The Great Depression: Causes and Effects
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Published: Fri, 26 Jan 2018
It has been observed that the modern world has never experienced an economic crisis as severe as the `Great Depression’. The term was first coined in the United States to describe the economic collapse that, by 1931, had shattered the US economy and Americans’ faith in the future. Europe and the rest of the world were also badly hit, and while they first called the crisis `a slump’, in time the label `Great Depression’ was adopted on both sides of the Atlantic to describe this unprecedented global economic crisis.
The ramifications of the 1890’s depression were circumscribed by comparison with the Great Depression. In the 1930’s, national economies were sorely tested and shaken to their foundations. Economic and social statistics unequivocally attest to the chronic condition of national economies in industrialised nations during the period of 1929-1939.
McGovern presents the figures, which characterise 1933 in the USA. The most serious failure in terms of its human consequences was, of course, unemployment. According to official figures, this peaked in 1933 at 12.8 million or 25% of the workforce, figures that barely changed in 1934 after one year of the Roosevelt administration when 11.3 million were jobless, still nearly 22% of available workers. 11 Expert advisors to the government calculated even higher numbers for 1933, with monthly unemployment averaging 13.1 million. March 1933 was the nadir for the entire 1930s, with 15 million, nearly 30%, out of work. Since unemployed workers usually had families exclusively dependent on them, between 40 and 50 million Americans were without regular job income during the most severe period of the Depression. Another large number of workers with dependents, (larger even than the number unemployed), were forced to work with reduced income as part-time workers.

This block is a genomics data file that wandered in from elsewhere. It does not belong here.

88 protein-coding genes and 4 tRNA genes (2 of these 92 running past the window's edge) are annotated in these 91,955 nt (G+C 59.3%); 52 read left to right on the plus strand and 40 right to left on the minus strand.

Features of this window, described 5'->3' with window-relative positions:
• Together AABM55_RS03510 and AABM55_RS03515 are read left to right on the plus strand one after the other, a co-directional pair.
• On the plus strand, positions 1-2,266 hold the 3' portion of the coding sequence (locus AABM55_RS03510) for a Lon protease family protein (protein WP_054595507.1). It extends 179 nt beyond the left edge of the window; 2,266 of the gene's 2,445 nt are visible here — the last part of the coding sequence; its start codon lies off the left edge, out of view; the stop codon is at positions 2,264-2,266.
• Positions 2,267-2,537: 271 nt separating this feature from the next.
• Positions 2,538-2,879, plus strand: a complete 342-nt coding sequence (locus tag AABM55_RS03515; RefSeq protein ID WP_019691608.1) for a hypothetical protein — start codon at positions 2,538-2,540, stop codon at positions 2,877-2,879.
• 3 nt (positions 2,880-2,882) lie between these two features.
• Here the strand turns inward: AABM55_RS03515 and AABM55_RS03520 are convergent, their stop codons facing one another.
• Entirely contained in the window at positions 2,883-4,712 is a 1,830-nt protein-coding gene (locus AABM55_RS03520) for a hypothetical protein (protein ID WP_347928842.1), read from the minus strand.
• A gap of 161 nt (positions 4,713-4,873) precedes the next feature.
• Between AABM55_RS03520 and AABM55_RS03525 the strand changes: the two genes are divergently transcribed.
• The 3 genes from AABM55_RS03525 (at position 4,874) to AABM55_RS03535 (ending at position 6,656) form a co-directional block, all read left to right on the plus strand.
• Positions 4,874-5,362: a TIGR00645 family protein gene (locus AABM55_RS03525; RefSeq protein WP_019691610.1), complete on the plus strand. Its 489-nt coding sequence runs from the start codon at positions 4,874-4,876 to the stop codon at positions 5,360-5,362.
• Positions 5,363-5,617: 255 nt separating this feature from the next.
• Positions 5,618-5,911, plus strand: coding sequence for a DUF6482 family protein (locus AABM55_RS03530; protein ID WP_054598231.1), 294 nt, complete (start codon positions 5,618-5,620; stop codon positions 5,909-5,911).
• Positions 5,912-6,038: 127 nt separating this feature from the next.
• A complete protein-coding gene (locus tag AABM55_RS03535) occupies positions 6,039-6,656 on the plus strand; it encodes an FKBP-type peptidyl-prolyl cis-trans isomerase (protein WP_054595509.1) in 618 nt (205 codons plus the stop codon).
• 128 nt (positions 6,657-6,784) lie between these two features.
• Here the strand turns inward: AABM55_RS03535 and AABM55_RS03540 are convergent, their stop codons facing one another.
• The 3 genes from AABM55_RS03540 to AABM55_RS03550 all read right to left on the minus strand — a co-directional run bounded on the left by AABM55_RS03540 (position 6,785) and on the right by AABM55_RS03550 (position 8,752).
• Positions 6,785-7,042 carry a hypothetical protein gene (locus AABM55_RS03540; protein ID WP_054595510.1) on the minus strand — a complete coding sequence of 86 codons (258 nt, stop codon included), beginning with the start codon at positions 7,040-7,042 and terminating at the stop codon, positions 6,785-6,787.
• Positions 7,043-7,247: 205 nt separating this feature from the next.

Furthermore, the period of 1932-1933 is universally described as a dire state for nations and entities such as USA, Europe and Australia, indeed a period popularly referred to as the ‘nadir’ of the depression. Regardless of which barometers of economic strength are consulted, there is a prevailing sense of economic and social malaise, throughout the industrialised world, in these particular years.
Powell notes during the 1930s, the Great Depression was widely blamed on stock market speculation, reckless banking practices, and a concentration of wealth in too few hands. The New Deal laws were drafted accordingly. Subsequent investigations, however, have convinced most economists that the Depression had little to do with any of those things. The most influential single work is A Monetary History of the United States, 1867-1960, published in 1963 by Milton Friedman and Anna Jacobson Schwartz, which documented the catastrophic one-third contraction of the money supply between 1929 and 1933. Princeton University economist Paul Krugman remarks that, “Nowadays, practically the whole spectrum of economists, from Milton Friedman leftward, agrees that the Great Depression was brought on by a collapse of effective demand, and that the Federal Reserve should have fought the slump with large injections of money.”
Smiley contends that adopting the gold standard was a primary cause for the depression, inducing differential inflation rates among the Allies, which in turn doomed those economies to the self-inflicted injuries of deflation. Fear of inflation at the Fed plus the failure to protect the financial sector did considerable damage.
Clavin explains the USA’s role in bringing Europe to the brink, in the early 1930’s. Europe as a whole received some $7.8 billion between 1924 and 1930. But when these American loans dried up, as they did dramatically after 1929, Clavin asserts that problems in European economy resurfaced with a vengeance.